Businesses and low-income earners will stand to gain the most from the new direct tax code that the government is working on, two people familiar with the matter said.
The proposed direct tax code, the draft of which will be ready by July, will take forward the government’s agenda of lowering corporate tax rate to 25% for all businesses and seek to give further relief to individual income tax payers.
The idea is to moderate tax rates for assessees without squandering the recent gains in revenue growth and tax base. Therefore, the proposed tax rate cuts will be incremental over a period of time as compliance and revenue collections grow. Between fiscal 2014 and fiscal 2018, income tax returns filed have risen over 80% to 68.4 million.
The highest personal tax slab of 30% for individuals, will, however, stay at current level as it is considered among the lowest in the world, one of the two people cited above said on condition of anonymity. Relief to small taxpayers could prove to be electorally rewarding for the ruling National Democratic Alliance government as the country goes to polls next year.
The intention is to make businesses more competitive with a lower 25% corporate tax rate, the second of the two people cited above said on condition of anonymity.
Reducing corporate tax to make Indian firms more competitive has become a policy priority as nations such as the US and UK are wooing investments with lower tax rates.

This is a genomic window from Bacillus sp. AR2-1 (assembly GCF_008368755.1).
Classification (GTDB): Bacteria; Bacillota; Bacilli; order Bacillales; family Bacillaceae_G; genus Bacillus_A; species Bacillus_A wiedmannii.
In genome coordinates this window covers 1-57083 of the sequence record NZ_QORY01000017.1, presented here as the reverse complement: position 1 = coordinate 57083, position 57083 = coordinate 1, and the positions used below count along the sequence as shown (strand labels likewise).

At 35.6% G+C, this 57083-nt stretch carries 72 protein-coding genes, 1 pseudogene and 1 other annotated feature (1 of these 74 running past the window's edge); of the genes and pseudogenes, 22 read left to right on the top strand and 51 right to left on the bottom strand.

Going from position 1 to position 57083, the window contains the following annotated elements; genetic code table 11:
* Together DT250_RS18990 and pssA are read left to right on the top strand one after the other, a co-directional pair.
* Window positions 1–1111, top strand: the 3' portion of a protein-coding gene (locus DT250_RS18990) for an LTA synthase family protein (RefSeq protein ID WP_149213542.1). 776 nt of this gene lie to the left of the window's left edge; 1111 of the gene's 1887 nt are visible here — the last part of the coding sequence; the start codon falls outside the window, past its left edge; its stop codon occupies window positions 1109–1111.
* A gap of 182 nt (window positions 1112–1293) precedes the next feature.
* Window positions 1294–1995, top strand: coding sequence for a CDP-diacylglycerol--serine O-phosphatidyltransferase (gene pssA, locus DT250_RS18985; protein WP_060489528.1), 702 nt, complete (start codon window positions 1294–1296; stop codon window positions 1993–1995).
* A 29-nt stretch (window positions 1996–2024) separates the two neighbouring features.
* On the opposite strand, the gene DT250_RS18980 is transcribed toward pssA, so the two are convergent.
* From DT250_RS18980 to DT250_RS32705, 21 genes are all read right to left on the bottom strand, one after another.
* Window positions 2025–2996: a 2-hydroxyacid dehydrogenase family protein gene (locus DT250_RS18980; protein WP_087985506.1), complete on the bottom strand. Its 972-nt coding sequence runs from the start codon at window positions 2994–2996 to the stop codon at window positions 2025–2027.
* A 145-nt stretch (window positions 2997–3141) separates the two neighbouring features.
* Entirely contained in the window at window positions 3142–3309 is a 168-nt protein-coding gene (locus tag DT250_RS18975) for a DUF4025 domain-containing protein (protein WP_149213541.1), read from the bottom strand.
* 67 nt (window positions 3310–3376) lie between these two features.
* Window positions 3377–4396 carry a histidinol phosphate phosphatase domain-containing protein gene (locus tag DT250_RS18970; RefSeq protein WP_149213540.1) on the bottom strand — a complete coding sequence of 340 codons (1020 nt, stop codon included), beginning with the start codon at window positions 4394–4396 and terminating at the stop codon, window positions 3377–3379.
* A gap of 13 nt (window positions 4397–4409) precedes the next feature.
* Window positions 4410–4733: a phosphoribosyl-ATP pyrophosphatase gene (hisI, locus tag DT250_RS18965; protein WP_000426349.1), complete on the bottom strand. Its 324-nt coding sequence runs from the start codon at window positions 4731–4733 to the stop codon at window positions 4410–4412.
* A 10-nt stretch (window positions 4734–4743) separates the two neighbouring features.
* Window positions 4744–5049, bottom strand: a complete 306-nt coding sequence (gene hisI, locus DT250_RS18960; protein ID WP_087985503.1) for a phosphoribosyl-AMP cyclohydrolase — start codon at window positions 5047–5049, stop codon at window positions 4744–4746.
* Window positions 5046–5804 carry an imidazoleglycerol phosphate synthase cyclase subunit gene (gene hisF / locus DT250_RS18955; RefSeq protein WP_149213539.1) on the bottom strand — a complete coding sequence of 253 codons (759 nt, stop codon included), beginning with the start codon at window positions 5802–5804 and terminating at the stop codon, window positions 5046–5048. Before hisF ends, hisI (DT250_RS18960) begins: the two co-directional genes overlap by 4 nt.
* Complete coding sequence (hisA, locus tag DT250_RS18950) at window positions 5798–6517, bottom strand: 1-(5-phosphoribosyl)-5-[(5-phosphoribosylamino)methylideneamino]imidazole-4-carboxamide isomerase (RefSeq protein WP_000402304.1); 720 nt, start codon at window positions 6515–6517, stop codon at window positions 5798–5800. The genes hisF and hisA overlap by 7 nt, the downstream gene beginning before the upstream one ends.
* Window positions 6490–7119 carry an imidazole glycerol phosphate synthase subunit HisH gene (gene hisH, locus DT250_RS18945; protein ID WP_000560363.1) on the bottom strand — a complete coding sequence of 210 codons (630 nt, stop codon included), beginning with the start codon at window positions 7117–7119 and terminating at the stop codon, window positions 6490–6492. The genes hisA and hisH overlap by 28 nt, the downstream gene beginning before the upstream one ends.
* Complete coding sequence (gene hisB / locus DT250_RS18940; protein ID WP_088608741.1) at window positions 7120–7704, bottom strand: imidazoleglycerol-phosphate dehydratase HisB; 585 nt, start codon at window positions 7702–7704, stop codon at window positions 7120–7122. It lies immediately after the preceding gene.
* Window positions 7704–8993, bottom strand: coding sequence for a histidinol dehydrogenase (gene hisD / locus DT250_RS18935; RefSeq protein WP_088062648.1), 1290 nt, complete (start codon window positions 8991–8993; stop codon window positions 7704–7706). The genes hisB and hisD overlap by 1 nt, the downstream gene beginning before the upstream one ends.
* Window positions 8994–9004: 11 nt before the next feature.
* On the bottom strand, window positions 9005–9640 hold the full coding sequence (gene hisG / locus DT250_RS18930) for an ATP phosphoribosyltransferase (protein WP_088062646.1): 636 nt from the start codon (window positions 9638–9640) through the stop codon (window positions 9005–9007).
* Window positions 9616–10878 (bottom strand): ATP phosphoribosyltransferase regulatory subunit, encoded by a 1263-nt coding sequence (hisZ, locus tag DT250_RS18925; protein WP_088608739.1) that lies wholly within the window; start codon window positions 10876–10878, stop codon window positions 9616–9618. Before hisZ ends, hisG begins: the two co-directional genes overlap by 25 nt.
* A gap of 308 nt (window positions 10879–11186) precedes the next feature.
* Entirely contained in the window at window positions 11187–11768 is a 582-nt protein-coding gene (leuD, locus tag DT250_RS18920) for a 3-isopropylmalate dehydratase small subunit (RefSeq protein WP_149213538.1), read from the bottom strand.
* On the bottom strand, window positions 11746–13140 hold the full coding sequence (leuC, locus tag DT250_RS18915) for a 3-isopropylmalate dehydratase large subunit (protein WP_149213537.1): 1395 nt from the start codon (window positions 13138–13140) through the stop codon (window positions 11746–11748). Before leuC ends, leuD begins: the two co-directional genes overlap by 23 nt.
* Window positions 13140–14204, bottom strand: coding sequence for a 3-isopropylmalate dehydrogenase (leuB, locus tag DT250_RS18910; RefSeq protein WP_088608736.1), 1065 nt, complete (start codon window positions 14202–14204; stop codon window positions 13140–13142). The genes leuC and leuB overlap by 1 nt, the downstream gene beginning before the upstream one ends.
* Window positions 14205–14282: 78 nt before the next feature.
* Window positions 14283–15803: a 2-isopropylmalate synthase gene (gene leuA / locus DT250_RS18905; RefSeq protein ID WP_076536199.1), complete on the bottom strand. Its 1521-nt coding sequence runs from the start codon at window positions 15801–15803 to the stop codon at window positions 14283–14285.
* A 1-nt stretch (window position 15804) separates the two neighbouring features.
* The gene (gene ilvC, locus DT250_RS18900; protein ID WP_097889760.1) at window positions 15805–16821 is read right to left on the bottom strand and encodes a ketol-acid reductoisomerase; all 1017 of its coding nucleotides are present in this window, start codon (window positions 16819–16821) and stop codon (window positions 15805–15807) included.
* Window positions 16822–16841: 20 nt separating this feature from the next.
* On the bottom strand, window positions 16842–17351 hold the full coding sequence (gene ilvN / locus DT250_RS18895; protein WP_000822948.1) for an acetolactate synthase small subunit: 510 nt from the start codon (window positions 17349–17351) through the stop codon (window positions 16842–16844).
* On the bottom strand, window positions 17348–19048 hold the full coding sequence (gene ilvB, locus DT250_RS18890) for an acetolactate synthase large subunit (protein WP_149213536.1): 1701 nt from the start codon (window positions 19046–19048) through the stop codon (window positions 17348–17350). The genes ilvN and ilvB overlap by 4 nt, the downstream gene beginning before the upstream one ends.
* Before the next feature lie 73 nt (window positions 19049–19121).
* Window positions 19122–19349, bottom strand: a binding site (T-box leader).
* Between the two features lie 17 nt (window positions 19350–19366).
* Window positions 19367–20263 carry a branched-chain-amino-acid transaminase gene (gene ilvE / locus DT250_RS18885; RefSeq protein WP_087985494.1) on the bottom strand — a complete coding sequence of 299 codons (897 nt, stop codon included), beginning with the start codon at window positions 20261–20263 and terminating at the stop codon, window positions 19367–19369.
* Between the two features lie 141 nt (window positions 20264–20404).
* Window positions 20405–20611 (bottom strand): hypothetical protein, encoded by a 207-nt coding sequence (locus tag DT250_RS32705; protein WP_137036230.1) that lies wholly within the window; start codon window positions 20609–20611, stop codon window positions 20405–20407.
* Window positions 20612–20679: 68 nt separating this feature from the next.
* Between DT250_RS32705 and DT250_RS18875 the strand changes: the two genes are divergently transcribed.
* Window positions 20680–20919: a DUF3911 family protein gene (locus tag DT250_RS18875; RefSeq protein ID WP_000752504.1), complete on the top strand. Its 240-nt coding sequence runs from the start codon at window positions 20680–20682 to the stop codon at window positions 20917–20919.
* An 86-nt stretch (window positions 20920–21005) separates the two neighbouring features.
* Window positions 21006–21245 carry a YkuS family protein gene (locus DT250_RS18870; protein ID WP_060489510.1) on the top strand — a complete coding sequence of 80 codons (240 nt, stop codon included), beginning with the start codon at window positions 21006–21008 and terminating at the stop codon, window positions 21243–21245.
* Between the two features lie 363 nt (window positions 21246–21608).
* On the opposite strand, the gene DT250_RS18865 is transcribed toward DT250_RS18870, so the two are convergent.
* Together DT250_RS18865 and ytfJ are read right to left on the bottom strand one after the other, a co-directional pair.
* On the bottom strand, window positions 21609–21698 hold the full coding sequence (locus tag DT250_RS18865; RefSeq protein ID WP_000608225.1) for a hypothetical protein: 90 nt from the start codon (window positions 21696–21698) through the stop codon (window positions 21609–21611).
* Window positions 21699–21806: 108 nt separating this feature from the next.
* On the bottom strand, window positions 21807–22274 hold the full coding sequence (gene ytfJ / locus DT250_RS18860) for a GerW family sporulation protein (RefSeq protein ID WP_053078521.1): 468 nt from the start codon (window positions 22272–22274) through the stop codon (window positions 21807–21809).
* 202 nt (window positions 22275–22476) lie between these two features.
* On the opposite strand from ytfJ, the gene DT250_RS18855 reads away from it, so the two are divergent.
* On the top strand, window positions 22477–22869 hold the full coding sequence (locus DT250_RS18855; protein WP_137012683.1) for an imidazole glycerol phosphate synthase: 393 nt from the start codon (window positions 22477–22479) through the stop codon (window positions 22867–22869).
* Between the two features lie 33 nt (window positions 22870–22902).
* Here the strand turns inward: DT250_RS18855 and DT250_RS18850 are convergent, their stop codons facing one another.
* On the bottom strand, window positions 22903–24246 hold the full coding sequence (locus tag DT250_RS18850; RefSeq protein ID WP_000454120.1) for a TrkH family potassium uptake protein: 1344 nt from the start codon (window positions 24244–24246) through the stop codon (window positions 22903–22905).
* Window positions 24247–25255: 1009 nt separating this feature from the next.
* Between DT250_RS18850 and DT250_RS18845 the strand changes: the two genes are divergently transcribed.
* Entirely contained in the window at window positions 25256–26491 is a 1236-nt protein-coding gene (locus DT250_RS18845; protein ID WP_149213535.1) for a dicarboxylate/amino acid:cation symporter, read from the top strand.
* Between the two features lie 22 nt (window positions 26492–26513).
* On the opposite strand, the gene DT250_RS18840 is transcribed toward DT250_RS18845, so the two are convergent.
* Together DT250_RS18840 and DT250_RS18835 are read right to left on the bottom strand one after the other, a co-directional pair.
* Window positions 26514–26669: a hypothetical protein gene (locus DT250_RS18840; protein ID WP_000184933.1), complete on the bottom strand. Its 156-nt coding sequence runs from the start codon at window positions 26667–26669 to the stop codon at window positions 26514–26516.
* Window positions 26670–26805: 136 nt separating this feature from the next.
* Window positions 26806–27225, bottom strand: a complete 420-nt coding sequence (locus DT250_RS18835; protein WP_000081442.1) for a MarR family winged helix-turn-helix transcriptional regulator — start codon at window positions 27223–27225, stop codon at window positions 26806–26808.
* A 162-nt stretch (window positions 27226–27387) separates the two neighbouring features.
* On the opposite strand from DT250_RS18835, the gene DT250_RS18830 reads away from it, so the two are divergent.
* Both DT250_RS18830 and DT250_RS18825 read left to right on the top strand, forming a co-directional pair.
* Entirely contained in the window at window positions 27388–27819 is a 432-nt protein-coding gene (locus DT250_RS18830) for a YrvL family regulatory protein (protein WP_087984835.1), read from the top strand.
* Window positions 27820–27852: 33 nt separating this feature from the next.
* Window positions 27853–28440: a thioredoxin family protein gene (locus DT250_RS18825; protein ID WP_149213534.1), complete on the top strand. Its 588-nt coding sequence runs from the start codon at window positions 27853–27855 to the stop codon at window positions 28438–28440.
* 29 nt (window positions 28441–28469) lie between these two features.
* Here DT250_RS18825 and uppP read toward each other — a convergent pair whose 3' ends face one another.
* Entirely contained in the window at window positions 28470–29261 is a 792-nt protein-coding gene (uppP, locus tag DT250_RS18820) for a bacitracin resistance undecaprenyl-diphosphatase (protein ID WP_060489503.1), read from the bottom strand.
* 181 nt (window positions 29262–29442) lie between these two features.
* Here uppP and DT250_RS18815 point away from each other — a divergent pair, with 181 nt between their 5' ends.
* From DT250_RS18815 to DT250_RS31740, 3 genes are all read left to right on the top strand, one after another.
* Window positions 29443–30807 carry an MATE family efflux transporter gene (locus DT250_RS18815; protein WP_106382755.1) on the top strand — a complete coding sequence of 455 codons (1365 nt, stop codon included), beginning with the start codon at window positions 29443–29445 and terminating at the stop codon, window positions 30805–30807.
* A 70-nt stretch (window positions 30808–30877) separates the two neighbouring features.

“In most advanced economies, individuals are taxed at a higher rate than companies to promote investments and job creation,” said Amit Maheshwary, partner, Ashok Maheshwary and Associates Llp.
The benefit of a lower corporate tax rate of 25% was first offered to companies with annual revenue less than Rs50 crore in the 2017-18 budget. It was extended to businesses with annual sales up to Rs250 crore in 2018-19. The direct tax code will spell out the roadmap for eventually extending the rate to all companies.
The new direct tax code will seek to further reduce tax evasion and improve compliance so that the ratio of direct tax to GDP goes up from the present level—5.9% in fiscal 2018 and a projected 6.1% in the current fiscal year—to at least 9% over the next three to four years.
There could be room for further improvement on this count eventually as the tax-to-GDP ratio of comparable economies (including state taxes) is about 24%, roughly half of which should be from direct taxes, said the first person cited earlier.
The two structural changes in recent years—demonetisation in November 2016 and the rollout of the goods and service tax (GST) in July 2017—have helped the government increase the number of direct tax payers. With increased cross-references between the tax return filings of both GST and corporate taxes, understating revenue is set to become more difficult for businesses.
Taxation of digital economy, reducing frivolous litigation and making the corporate tax rate more competitive are expected to be the focus areas of the new code, said Girish Vanvari, founder of advisory firm Transaction Square.
“Industry is also looking for certainty so that it can plan five years ahead. For instance, the 25% rate for industry was announced but it still comes with many riders and keeps out many companies,” said Riaz Thingna, director, Grant Thornton Advisory Pvt. Ltd.